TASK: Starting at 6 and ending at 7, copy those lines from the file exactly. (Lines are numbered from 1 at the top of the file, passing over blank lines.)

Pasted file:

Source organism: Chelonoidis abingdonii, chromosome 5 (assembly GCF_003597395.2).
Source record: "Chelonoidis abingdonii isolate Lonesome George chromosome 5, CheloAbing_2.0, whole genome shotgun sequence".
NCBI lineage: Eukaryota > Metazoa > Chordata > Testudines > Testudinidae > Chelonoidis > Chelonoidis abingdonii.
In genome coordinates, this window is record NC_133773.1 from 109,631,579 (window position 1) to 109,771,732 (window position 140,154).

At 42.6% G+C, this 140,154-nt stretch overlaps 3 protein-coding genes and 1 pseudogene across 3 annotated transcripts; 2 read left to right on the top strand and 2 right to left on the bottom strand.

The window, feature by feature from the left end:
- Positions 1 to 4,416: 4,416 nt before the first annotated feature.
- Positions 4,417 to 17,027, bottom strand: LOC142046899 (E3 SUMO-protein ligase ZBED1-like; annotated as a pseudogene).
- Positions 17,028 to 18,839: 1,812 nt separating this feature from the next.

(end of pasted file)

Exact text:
The window, feature by feature from the left end:
- Positions 1 to 4,416: 4,416 nt before the first annotated feature.